Good Questions! One Question, three answers

How does food inflation impact the hospitality industry?

timer2,5 minSeptember 2023

In the ‘Good Question’ section, experts express their opinion on topics that stir up the hospitality industry. Short and sweet. The question on today’s menu: How are restaurateurs responding to food inflation? Are they passing on price increases or keeping them as small as possible?

In 2016,

Julia Komp

became the youngest Michelin-starred chef in Germany. She owns two restaurants, Sahila and Yu*lia Mezze Bar, and is founder of the ‘Kenzolie’ brand. She uses synergies to keep cost increases as small as possible for her guests. But if the value added tax for the hospitality industry is to rise again in 2024 to the standard rate of 19%, she sees no alternative but to pass on the increased prices to her guests.

"Increased food prices are a burden on everyone. But rather than passing on price increases in full, we prefer to look for synergies. It’s a benefit to us that the Sahlia Restaurant and the Yu*lia Mezze Bar share the same kitchen so we can make the best possible use of the food. Also, the menu at the Mezze Bar advertises only the ‘Catch of the Day’, rather than a specific type of fish. This means we can be more flexible if suddenly one day, turbot is 100% more expensive. The issue I’m currently dealing with is the announced increase in value added tax in the hospitality industry. If this rises again from 7% to 19%, we really will have to pass on this increase to our guests in full."

Stefan ‘Bob’ Meitinger

currently runs 17 BOB’S Lokale across the south of Germany. Here, he combines classic hearty fare like burgers and pizzas from wood-fired ovens with sporting activities like bowling, pool, table football and darts or the screening of major sporting events. And all at stable prices.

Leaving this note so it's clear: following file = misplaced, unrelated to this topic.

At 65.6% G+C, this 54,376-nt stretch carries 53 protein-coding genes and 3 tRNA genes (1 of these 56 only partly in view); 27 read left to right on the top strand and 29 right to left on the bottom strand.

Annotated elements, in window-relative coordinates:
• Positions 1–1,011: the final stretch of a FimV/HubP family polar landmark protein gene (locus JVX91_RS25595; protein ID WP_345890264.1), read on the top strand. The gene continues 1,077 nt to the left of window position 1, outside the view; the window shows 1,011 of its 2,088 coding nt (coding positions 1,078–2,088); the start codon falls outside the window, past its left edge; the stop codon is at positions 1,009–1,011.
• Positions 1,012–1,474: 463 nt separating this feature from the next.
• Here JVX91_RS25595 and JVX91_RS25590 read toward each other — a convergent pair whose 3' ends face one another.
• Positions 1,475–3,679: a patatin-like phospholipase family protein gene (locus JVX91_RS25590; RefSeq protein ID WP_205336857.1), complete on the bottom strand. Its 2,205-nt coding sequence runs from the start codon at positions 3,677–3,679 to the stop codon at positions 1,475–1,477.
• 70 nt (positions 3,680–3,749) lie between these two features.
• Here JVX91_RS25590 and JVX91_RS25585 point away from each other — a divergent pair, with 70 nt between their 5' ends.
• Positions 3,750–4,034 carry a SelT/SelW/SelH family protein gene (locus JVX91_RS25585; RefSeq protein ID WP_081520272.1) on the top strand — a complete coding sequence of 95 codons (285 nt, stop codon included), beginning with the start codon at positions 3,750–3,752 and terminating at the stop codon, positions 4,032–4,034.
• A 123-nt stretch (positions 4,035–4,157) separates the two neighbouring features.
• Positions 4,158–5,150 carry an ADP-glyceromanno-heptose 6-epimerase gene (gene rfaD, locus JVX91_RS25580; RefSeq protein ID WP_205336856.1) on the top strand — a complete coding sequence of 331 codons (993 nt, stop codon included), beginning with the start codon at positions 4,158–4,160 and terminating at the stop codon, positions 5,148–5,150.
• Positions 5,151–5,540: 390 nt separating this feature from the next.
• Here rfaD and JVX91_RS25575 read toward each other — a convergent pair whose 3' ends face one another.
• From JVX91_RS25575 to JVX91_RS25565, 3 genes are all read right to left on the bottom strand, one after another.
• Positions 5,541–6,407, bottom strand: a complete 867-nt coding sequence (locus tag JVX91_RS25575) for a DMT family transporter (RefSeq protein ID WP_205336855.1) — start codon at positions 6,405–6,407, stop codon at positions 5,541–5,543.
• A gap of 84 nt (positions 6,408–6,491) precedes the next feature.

"Our guests come to us to escape the daily grind and our team ensures that this continues to be possible. Our relaxed ‘matey’ style spreads to our guests and voilà – any tension is left at the door! We want to offer this experience to our guests all the time, even in times of inflation. If we raise prices now, many would no longer be able to afford to come. For this reason, we’re making savings in other places, for example in furnishings. We simply use things that others no longer want. This even includes items such as sofas, pictures and lamps that have long been discarded by their original owners. But we’re not lowering our food standards. Here, we continue to rely on high quality and always give 100%. People like coming to us – because it’s comfortable, the food is delicious and it’s always affordable."

Götz Braake

is Head of Gastro Consulting at METRO Deutschland and a consultant and expert in hospitality and accounting. He recommends that restaurateurs carry out a cost report to calculate the necessary contribution margins.

"To generate a good contribution margin in times of inflation, it’s important to start with a cost report. Then you should carry out a menu analysis, to divide the meals into four categories: First come the frequently purchased winners with the highest contribution margin. Second come the frequently purchased bestsellers with a contribution margin that’s too low. Third come the less frequently purchased snoozers that do still have a good contribution margin. And fourth are the losers, that neither sell well nor have a good contribution margin. These losers should be removed from the menu immediately, while the bestsellers need to have their prices adjusted upwards to increase the income they generate. The snoozers could be offered more cheaply and be promoted visually on the menu and in the dining area. The basis is always the necessary contribution margin. The aim is for the menu to consist almost exclusively of winning dishes (good sales and high contribution margin)."

Saving on costs with takeaway sales

When restaurateurs develop takeaway sales via their own website, for example using DISH Order, they save on costs as there is no commission for delivery services.

Why are food prices rising?

Food prices in Germany are rising – why is that? What’s behind these persistent price increases? And how are they impacting the hospitality industry?

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Facts about 2023 food inflation

In mid-2023, price rises especially on food are driving the inflation rate higher. In July 2023, prices for vegetables were 15.7% higher year-on-year, while food and non-alcoholic drinks were around 10.9% higher overall than in July 2022. [Source: Statista]